I do “active recovery” as part of my plans though. Not doing active recovery after a long run ends up extending the time it takes for me to recover from a long run. The day after my long run is a very easy recovery run-usually jog-sometimes walk-sometimes bike ride. The day after that is a full rest day. The day after my mid-week long run is similar with the easy run/jog/walk/bike (but as my mid-week long run is only 10-12 miles, I don’t need quite as much recovery as after 20+).

    I think this is individual and also probably dependent on what people do, the intensity and duration of what they are doing, age, fitness level and overall life situation and stresses as well. All-in (including prep/setup/post run cooldown/stretching/yoga/etc), I’m spending 12-15 hours a week on workouts right now. That’s more than enough for me.
  • ToffeeApple71
    ToffeeApple71 Posts: 116 Member
    ...and having a laid back schedule keeps me enjoying myself enough to keep at it.

    I think this is where I'm going wrong. I have it in my head that I *must* do something, and on days when I don't feel like it, the run or gym session is crap and de-motivating. I need to give myself permission to have a day off if the mood is wrong. But then I worry that every day would become a rest day!
  • DancingMoosie
    DancingMoosie Posts: 8,613 Member
    I only rest when injured or sick...and usually just a modified routine plus extra rest is enough, not just all day in bed.
  • AnnPT77
    AnnPT77 Posts: 31,935 Member
    I normally take one rest day a week, no formal exercise . . . but it can be mild activity, like housework, yard work, walking, yoga, etc.

    I don't have a fabulous rationale for starting that approach, except that my first coach (rowing) set up our training plans that way. Currently, it being summer, I've been rowing 4 days a week (on water), cycling 2 other days (10-20ish miles on a hybrid, depending, so not super far), and often add some intentional walks (5 miles, typically), lifting, or what-have-you in those days, too.

    I do think I do better overall with the rest day in there, but that may be because I'm old (65) and don't find myself quite as resilient with age as I was 20 years or so ago; or it may be that both rowing and cycling are leg-intense so I need it physically (especially with torn meniscus and OA in the picture)? Or maybe it's just me. Occasionally, I've done something significant on the usual off day, and usually feel a little underperform-ish or fatigued the next week, but that could be imaginary, or just psychological burnout, who knows.

    FWIW, I do mostly alternate activities (row/bike is the basic alternation for me), and do much better that way than when I row every day (6x/week).

    My vote would be to experiment, see what *you* need.
  • I take two rest days per week.
  • I do something every day of the week. Bike, lift or just a brisk walk with the dog some days. I have found that some of those days when I’m really not feeling it end up being some of the best rides tho. If I’m not feeling it on a lift day, that’s usually when I just take a walk.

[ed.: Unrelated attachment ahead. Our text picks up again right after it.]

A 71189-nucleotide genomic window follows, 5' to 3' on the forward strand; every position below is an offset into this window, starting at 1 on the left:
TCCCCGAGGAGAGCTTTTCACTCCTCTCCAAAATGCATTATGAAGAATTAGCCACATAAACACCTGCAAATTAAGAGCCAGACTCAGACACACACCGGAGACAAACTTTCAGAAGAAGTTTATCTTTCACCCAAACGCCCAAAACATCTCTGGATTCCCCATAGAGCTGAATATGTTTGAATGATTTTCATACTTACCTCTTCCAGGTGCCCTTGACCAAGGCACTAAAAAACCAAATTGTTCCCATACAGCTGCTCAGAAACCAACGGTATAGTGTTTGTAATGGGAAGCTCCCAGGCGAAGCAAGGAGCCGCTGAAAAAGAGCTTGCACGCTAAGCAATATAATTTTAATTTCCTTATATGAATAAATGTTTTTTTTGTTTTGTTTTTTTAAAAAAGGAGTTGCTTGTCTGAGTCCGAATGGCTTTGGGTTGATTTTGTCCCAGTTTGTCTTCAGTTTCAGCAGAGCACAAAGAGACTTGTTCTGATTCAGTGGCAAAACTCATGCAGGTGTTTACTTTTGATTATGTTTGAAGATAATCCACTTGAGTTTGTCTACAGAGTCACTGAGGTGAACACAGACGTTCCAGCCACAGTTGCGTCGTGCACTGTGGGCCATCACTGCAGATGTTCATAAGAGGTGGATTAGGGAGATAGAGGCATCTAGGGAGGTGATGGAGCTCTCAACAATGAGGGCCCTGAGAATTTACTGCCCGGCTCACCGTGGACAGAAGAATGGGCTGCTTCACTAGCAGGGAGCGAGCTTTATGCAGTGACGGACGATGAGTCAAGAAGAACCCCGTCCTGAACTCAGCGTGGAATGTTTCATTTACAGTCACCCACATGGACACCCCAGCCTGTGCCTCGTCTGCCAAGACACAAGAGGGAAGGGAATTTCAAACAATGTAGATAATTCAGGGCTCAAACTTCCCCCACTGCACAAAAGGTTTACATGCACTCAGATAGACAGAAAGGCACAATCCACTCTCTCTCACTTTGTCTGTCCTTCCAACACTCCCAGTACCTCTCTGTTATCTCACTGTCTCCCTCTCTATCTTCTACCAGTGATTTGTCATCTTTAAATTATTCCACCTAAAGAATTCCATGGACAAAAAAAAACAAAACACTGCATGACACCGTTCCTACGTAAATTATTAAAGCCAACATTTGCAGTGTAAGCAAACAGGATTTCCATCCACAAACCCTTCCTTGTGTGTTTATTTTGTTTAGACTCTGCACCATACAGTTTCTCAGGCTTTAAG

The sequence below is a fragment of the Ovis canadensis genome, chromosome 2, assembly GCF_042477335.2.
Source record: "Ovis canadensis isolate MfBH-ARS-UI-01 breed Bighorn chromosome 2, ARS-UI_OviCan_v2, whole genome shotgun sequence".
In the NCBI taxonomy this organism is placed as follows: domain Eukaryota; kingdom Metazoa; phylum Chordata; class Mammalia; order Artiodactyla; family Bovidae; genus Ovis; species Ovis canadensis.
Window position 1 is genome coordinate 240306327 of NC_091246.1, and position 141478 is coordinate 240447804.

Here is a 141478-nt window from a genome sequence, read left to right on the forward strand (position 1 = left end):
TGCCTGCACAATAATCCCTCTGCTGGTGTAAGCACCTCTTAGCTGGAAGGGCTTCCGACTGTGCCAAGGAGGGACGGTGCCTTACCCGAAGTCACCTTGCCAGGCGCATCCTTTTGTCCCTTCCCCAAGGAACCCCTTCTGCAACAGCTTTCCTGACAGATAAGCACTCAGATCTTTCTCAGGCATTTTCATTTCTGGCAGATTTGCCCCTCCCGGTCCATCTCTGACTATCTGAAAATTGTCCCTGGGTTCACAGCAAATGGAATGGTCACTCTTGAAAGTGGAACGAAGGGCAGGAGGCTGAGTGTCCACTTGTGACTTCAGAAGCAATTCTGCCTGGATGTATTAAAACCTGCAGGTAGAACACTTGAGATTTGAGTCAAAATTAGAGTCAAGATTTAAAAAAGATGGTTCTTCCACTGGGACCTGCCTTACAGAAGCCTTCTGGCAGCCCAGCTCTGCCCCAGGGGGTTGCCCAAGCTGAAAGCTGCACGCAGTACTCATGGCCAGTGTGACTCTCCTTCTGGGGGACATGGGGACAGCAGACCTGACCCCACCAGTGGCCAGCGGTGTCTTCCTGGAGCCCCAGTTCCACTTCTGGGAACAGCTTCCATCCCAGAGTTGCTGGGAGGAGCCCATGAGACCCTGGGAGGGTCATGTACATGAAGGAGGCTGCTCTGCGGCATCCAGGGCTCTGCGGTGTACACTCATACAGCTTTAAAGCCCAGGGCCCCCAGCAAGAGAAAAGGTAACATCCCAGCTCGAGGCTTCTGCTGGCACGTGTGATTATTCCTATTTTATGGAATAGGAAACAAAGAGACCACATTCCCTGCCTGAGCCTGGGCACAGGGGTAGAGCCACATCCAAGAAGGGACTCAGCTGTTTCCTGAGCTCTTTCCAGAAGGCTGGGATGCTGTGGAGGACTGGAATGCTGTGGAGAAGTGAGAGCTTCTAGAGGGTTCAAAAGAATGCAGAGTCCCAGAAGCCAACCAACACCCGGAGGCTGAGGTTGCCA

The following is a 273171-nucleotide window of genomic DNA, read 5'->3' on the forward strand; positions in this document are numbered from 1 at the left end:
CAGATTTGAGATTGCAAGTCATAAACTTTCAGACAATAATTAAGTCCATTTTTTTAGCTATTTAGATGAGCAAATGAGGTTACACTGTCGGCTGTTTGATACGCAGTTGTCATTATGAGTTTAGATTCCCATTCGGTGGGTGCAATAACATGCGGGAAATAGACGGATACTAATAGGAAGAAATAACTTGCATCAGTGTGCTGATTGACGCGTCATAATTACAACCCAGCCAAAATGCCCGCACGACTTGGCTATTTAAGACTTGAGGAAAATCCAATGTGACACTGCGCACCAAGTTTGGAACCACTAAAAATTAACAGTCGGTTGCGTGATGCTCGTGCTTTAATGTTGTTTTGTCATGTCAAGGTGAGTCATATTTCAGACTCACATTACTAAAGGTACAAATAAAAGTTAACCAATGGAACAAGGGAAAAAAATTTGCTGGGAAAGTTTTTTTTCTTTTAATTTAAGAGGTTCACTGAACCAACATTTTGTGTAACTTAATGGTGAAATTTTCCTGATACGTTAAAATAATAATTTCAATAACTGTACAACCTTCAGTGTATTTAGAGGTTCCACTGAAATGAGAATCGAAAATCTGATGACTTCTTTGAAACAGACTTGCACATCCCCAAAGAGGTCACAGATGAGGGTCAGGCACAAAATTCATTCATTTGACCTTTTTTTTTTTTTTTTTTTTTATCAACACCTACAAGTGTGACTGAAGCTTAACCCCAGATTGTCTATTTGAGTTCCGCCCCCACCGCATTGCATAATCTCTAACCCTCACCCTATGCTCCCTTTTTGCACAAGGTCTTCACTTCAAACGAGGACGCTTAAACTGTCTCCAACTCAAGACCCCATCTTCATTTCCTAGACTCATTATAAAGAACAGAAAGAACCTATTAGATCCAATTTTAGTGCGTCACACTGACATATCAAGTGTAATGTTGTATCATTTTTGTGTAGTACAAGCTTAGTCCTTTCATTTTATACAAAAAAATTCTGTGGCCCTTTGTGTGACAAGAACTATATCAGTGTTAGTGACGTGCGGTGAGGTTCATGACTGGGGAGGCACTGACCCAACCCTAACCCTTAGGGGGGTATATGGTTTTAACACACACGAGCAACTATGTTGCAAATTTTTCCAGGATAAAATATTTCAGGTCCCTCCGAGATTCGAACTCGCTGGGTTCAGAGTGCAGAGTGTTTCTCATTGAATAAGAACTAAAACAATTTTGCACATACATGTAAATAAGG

• BrightEyedAgain
    BrightEyedAgain Posts: 243 Member
    edited September 2021
    @ToffeeApple71 I get what you're saying about worrying that every day might become a rest day. It can be hard to judge when to push through a mood and when to give in to it.

    My way of dealing with that is to stay focused on my three weight-training days MWF. Those are nonnegotiable for me. I may shift between Sunday and Monday for one workout, but that's it. If I'm in a low mood, my workout might not be great but at least I WENT and maintained the habit I'm trying to build. So, the three weight days give me some structure and some practice pushing through my moods. The cardio "extras" are where I let myself be random and free. I do it that way because the strength is more important to me, but that's just my bottom line. Yours might be different. All this to say, figure out your bottom line and commit to some sort of habit on that. Focus on maintaining that habit even when you don't feel like it. Then let the rest be play and give yourself permission to follow your moods there.

    So, if you don't want to go to the gym, go anyway, do your weight circuit (or whatever is your priority) and then, if your mood isn't better...go home and don't feel bad about it. You kept your promise to yourself, and you got a better workout than you would have sitting on the couch.

    If you keep showing up, good things will happen. But the key to showing up consistently is defining your commitment as something you can live with. Personally, I can't commit to seven days a week. Nor I can I always force myself to do the same activity. So, I don't try. In addition to the weights (which I also vary somewhat), I do everything from shoot baskets to swimming to walking in random neighborhoods just for fun. Lately I've been playing around with C25K, but I don't follow it exactly because I just do it whenever I feel like it. But I'm still getting better each time. So it all works out. At the end of the day, my goal is to feel good and be able to enjoy my life. I'm not training for anything specific, so I don't have to workout like I am.

    OK, I've now gone on way longer than I meant to, but hopefully something in there will help you figure out the balance you need. Good luck!!
  • kshama2001
    kshama2001 Posts: 27,881 Member
    I do some form of exercise every day, except for the three days a month that I am so debilitated by my "Lady Troubles" (as my partner so delicately puts it) that I can't even manage a flight of stairs.
  • kgirlhart
    kgirlhart Posts: 4,964 Member
    I usually walk and/or do yoga on my rest days.
  • sgt1372
    sgt1372 Posts: 3,974 Member
    5 days on and 2 days off every wk.